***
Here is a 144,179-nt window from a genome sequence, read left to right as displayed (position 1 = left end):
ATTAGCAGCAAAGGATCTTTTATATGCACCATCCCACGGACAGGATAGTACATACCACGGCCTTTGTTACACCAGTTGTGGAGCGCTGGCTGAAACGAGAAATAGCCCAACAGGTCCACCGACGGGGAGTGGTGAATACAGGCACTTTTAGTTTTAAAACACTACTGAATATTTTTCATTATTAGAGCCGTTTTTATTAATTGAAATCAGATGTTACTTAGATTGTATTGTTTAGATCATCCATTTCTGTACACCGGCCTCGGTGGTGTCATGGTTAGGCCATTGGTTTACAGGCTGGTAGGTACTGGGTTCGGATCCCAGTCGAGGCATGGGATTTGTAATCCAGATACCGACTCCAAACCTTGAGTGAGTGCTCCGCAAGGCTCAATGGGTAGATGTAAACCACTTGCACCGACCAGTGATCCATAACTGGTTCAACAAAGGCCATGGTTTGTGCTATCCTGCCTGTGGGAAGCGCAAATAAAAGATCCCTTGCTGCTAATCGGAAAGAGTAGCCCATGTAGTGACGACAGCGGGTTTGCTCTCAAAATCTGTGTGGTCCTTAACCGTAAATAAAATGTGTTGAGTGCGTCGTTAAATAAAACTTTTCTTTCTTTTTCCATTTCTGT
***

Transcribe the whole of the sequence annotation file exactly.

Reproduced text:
Here is a 144,179-nt window from a genome sequence, read left to right as displayed (position 1 = left end):
ATTAGCAGCAAAGGATCTTTTATATGCACCATCCCACGGACAGGATAGTACATACCACGGCCTTTGTTACACCAGTTGTGGAGCGCTGGCTGAAACGAGAAATAGCCCAACAGGTCCACCGACGGGGAGTGGTGAATACAGGCACTTTTAGTTTTAAAACACTACTGAATATTTTTCATTATTAGAGCCGTTTTTATTAATTGAAATCAGATGTTACTTAGATTGTATTGTTTAGATCATCCATTTCTGTACACCGGCCTCGGTGGTGTCATGGTTAGGCCATTGGTTTACAGGCTGGTAGGTACTGGGTTCGGATCCCAGTCGAGGCATGGGATTTGTAATCCAGATACCGACTCCAAACCTTGAGTGAGTGCTCCGCAAGGCTCAATGGGTAGATGTAAACCACTTGCACCGACCAGTGATCCATAACTGGTTCAACAAAGGCCATGGTTTGTGCTATCCTGCCTGTGGGAAGCGCAAATAAAAGATCCCTTGCTGCTAATCGGAAAGAGTAGCCCATGTAGTGACGACAGCGGGTTTGCTCTCAAAATCTGTGTGGTCCTTAACCGTAAATAAAATGTGTTGAGTGCGTCGTTAAATAAAACTTTTCTTTCTTTTTCCATTTCTGT